Kara Walker

Image: Kara Walker, dread from An Unpeopled Land in Uncharted Waters, 2010. Etching with aquatint, sugar-lift, spit-bite and dry-point on paper; 27 x 15 inches (68.6 x 38.1 cm); Artwork © Kara Walker; Image courtesy of Sikkema Jenkins & Co., New York.


"Kara Walker," by Matthea Harvey. BOMB 100/Summer 2007, ART.

Penn Humanities Forum on Violence, 2013-2014 Forum on Violence Friday, 21 February, 2014 5:00–6:30 pm
Harrison Auditorium, Penn Museum, 3260 South Street

R. Jean Brownlee Lecture in Women's Studies
Violence in Contemporary Art

Kara Walker
in conversation with Charles Bernstein
Donald T. Regan Professor of English and Comparative Literature University of Pennsylvania

In collaboration with the Institute of Contemporary Art and Alice Paul Center
for Research on Gender, Sexuality, and Women

Kara Walker's internationally acclaimed works spin stark narratives of race, gender, sexuality, and the violence that attends them. She is joined by Penn's renowned poet Charles Bernstein for a lively conversation about how violence intersects with art in our time. The Penn Humanities Forum is pleased to present this event in conjunction with "Ruffneck Constructivists," a group exhibition at the Institute of Contemporary Art. Curated by Walker, ICA's exhibition brings together artists known to make challenging work in response to social inequities.

Kara Walker graduated from the Atlanta College of Art in 1991 and received her M.F.A. from the Rhode Island School of Design in 1994. She is currently on the faculty of Columbia University as Professor of Visual Arts in the School of Visual Arts. Her work explores the tensions and power plays of racial and gender relations, in particular engaging with historical narratives and the ways in which these stories have been suppressed, distorted, and falsified.

Named one of Time Magazine's most influential people in 2007, Walker has participated in numerous national and international exhibitions. Among her more recent solo museum shows are "Kara Walker: My Complement, My Enemy, My Oppressor, My Love," which opened at the Walker Art Center in 2007 and traveled to ARC/Musée d'Art Moderne de la Ville de Paris, the Whitney Museum of American Art in New York, and the Hammer Museum in Los Angeles. Her show "Kara Walker at the Met: After the Deluge" opened at the Metropolitan Museum of Art in 2006. She also participated in the 53rd Venice Biennale in 2007 and was the U.S. representative to the 25th International São Paulo Biennial in Brazil in 2002.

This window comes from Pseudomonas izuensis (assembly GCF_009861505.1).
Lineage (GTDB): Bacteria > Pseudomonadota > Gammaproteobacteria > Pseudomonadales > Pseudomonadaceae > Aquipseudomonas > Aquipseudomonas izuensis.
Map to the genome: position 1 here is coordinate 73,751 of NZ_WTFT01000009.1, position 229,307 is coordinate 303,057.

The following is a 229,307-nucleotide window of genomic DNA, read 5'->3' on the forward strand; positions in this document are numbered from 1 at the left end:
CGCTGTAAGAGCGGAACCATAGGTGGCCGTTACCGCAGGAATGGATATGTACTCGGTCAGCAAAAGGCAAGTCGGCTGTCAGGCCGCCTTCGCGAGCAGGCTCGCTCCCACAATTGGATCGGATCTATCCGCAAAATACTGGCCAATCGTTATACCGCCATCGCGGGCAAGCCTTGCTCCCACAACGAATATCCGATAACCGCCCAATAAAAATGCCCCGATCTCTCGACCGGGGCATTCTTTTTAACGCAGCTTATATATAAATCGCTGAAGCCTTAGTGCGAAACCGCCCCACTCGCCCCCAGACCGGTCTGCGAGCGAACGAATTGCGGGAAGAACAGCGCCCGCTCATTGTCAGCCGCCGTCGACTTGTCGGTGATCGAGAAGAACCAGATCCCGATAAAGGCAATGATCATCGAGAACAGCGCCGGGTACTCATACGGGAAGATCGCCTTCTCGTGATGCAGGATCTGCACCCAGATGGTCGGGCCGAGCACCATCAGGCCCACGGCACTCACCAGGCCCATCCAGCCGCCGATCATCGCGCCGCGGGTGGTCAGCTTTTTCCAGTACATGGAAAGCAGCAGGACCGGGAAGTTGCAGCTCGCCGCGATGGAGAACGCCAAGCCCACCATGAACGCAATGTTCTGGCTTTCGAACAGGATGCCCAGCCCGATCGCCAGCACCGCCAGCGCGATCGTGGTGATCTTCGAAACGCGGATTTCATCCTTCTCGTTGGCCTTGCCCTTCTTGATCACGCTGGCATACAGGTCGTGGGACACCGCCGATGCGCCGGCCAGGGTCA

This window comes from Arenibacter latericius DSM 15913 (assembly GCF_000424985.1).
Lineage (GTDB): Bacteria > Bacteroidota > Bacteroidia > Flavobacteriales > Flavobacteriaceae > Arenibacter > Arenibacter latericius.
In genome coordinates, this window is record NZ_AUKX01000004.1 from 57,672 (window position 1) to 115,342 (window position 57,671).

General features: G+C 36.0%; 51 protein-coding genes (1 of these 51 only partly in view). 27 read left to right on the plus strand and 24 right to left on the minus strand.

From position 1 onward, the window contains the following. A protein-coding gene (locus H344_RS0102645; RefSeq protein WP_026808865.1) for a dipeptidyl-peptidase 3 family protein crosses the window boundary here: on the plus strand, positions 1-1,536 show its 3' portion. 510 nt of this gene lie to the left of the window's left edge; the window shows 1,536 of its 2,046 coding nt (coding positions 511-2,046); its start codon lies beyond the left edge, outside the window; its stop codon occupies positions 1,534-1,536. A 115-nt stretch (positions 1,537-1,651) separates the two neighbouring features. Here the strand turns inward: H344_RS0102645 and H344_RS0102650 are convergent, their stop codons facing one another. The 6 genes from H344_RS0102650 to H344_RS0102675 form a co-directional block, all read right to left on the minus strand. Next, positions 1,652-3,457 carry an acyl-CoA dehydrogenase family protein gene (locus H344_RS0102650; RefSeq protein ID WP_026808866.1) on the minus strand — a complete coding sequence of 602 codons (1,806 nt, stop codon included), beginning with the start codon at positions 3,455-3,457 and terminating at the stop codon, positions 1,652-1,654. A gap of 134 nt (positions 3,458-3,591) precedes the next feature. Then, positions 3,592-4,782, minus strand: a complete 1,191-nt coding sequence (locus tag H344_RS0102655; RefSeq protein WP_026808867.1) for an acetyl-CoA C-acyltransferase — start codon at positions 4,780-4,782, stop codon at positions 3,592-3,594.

In 1997 at age 27 she became the youngest recipient of the MacArthur Foundation "genius" grant. In 2000 she received the Deutsche Bank Prize, and in 2008 the United States Artists Eileen Harris Norton Fellowship. She is a 2012 inductee into the American Academy of Arts and Letters as well as the American Academy of Arts and Sciences.

Her work is included in numerous museums and public collections including the Solomon R. Guggenheim Museum, the Museum of Modern Art in New York, the Metropolitan Museum of Art, the Tate Gallery in London, the Centro Nazionale per le Arti Contemporanee in Rome, and Deutsche Bank in Frankfurt.

She is currently at work on "At the behest of Creative Time Kara E. Walker has confected: A Subtlety or the Marvelous Sugar Baby," a large-scale installation to open May 10, 2014 in Brooklyn's legendary Domino Sugar Factory.

Ruddneck Constructivists (Jouvert by Deana Lawson)   INSTITUTE OF CONTEMPORARY ART
118 S. 36th Street

Ruffneck Constructivists
Curated by Kara Walker

February 12–August 17, 2014

Whatever their cultural background or medium of choice, Ruffneck Constructivists are defiant shapers of environments. Whatever their gender affiliation, Ruffnecks go hard when all around them they see weakness, softness, compromise, sermonizing, poverty, and lack. They don't change the world through conscious actions. They build themselves into the world one assault at a time.

Image: Deana Lawson, Jouvert, 2011, 39 x 48 inches, Pigment Print,
Courtesy of the Artist